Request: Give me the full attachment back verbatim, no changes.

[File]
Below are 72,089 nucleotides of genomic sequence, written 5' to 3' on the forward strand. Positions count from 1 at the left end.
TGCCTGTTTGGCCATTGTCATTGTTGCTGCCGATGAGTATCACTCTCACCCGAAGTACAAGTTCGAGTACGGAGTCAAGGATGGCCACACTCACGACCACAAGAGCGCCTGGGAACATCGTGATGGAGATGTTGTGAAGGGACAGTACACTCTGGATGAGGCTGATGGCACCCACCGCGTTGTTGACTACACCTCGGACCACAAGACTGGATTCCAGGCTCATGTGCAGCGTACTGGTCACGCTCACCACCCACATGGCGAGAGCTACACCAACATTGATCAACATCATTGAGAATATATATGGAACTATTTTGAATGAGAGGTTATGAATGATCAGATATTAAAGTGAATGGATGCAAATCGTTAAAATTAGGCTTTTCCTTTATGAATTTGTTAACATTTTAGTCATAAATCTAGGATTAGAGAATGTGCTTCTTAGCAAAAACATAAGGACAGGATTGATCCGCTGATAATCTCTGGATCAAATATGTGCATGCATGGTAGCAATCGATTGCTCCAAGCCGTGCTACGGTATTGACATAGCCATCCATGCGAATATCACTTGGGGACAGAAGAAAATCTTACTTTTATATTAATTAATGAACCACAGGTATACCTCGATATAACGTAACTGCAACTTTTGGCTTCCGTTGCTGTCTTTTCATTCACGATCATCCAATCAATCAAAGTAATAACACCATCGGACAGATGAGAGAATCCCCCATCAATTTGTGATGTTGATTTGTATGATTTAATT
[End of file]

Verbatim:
Below are 72,089 nucleotides of genomic sequence, written 5' to 3' on the forward strand. Positions count from 1 at the left end.
TGCCTGTTTGGCCATTGTCATTGTTGCTGCCGATGAGTATCACTCTCACCCGAAGTACAAGTTCGAGTACGGAGTCAAGGATGGCCACACTCACGACCACAAGAGCGCCTGGGAACATCGTGATGGAGATGTTGTGAAGGGACAGTACACTCTGGATGAGGCTGATGGCACCCACCGCGTTGTTGACTACACCTCGGACCACAAGACTGGATTCCAGGCTCATGTGCAGCGTACTGGTCACGCTCACCACCCACATGGCGAGAGCTACACCAACATTGATCAACATCATTGAGAATATATATGGAACTATTTTGAATGAGAGGTTATGAATGATCAGATATTAAAGTGAATGGATGCAAATCGTTAAAATTAGGCTTTTCCTTTATGAATTTGTTAACATTTTAGTCATAAATCTAGGATTAGAGAATGTGCTTCTTAGCAAAAACATAAGGACAGGATTGATCCGCTGATAATCTCTGGATCAAATATGTGCATGCATGGTAGCAATCGATTGCTCCAAGCCGTGCTACGGTATTGACATAGCCATCCATGCGAATATCACTTGGGGACAGAAGAAAATCTTACTTTTATATTAATTAATGAACCACAGGTATACCTCGATATAACGTAACTGCAACTTTTGGCTTCCGTTGCTGTCTTTTCATTCACGATCATCCAATCAATCAAAGTAATAACACCATCGGACAGATGAGAGAATCCCCCATCAATTTGTGATGTTGATTTGTATGATTTAATT